Carbon nanotubes and graphene have been the subject of intense scientific research since their relatively recent discoveries. This book introduces the reader to the science behind these rapidly developing fields, and covers both the fundamentals and latest advances. Uniquely, this book covers the topics in a pedagogical manner suitable for undergraduate students. The book also uses the simple systems of nanotubes and graphene as models to teach concepts such as molecular orbital theory, tight binding theory and the Laue treatment of diffraction.
Suitable for undergraduate students with a working knowledge of basic quantum mechanics, and for postgraduate researchers commencing their studies into the field, this book will equip the reader to critically evaluate the physical properties and potential for applications of graphene and carbon nanotubes.
Publisher: Taylor & Francis Inc
Number of pages: 286
Weight: 703 g
Dimensions: 254 x 178 mm
'This book is a timely addition to the basic literature in this emerging field, given the recent huge surge in interest (and funding) the area. It is a text that graduate students starting out in graphene or carbon nanotubes should buy. The theoretical background and survey of important literature will provide an excellent grounding and reference for people entering the field.
The book is visually attractive with clear diagrams. The style is rigorous but approachable and the content assumes basic undergraduate physics. I found the book to be accessible to those with a chemistry background too. It is pitched at the right level for research students or final year undergraduates in the physical sciences. There are two main areas of content: (1) theoretical background; (2) preparation and applications of these materials. On the theoretical side, I found the coverage of metallicity in nanotubes particularly appealing. For a chemist, the synthesis sections are very interesting and well described. These would fit well into a course about carbon nanotubes. Similarly, the chapter on the functionalisation of graphene is appealing.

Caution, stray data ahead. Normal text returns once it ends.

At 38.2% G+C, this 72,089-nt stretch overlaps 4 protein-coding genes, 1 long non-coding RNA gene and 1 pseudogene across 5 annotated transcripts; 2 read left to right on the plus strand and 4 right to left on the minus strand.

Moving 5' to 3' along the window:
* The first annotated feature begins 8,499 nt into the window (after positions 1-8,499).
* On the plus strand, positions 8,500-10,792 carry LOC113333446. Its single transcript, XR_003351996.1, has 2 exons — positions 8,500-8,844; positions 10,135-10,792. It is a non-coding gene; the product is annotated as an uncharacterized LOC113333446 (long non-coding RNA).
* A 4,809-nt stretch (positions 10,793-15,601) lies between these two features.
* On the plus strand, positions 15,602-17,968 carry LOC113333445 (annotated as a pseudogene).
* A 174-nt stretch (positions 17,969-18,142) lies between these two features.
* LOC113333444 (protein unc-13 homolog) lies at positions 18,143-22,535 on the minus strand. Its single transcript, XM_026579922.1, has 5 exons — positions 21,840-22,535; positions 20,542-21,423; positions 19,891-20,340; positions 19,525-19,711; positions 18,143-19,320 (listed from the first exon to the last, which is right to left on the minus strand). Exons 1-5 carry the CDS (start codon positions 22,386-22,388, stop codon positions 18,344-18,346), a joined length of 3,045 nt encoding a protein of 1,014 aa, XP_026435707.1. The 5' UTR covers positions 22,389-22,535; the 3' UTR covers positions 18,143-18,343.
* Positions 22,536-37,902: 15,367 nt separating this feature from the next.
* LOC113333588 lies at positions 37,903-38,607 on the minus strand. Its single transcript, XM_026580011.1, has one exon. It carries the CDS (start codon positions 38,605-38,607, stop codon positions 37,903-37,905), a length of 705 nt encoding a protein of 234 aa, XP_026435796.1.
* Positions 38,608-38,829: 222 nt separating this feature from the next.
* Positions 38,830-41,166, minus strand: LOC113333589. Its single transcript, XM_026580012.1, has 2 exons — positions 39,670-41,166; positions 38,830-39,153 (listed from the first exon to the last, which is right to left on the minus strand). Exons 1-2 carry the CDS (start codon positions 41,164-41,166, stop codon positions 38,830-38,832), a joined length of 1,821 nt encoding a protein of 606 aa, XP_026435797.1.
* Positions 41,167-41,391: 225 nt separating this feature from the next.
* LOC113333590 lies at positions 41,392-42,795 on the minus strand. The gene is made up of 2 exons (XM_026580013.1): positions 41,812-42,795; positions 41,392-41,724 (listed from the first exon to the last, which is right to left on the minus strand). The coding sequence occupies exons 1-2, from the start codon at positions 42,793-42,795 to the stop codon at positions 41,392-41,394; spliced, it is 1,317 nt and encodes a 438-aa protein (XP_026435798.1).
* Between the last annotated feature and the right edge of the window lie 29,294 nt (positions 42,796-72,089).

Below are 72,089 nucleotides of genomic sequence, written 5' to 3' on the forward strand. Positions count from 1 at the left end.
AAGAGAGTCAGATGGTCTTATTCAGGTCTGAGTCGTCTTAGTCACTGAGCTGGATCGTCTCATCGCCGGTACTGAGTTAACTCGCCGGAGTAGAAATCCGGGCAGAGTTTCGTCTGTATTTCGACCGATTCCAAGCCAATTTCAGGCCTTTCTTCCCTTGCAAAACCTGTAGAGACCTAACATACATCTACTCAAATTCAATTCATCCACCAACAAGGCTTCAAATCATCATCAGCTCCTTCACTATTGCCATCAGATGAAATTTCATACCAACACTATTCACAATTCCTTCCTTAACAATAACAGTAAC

I enjoyed the rigorous but readable style. This text will complement many higher-level lecture courses and research projects.'
-Dr Timothy J Prior, Lecturer in Chemistry, University of Hull
"In this easy-to-follow textbook, the authors bring the exciting science of carbon nanostructures, from fullerenes to nanotubes and graphene, down to the level of senior undergraduate students. Having evolved from a University course on the same topic, this book builds up on basic understanding of physical phenomena, which science students typically acquire in the first two semesters, and a basic knowledge of quantum mechanics. Graphene turns out to be especially suitable for the introduction of concepts such as direct and reciprocal lattice, electronic and phonon band structure and density of states. The authors introduce the molecular orbital and tight-binding formalism as a basis to determine the electronic structure and provide a basic understanding of sp^1, sp^2 and sp^3 hybridization in different carbon allotropes. The reader is guided to develop an intuitive understanding of the role of p_pi electrons, which dominate the electronic response of graphitic nanostructures and that make graphene an unusual semi-metal, for what is special about the Dirac point and valleys in its band structure, the meaning of the chiral index and its role in the metallic or semiconducting nature of carbon nanotubes. Studying various aspects of graphene and nanotubes, the students gradually develop an appreciation for concepts underlying much of condensed matter physics and physical chemistry.
Since the authors are active researchers in the field, they provide useful insight into important topics including structural characterization by atomic-resolution transmission electron microscopy, X-ray as well as electron diffraction. They explain the effect of chemical modification of carbon allotropes and why studying the vibrational structure by Raman spectroscopy provides crucial information not only about particular nanostructures, but also about their quality. The readers learn about the advantages and disadvantages of methods to synthesize or exfoliate graphene and to synthesize nanotubes, including recent advances in synthesizing nanotubes with a specific chiral index. A chapter about recent developments, which rounds up this textbook, shows the reasons why this research field is still very active"
-David Tomanek, Michigan State University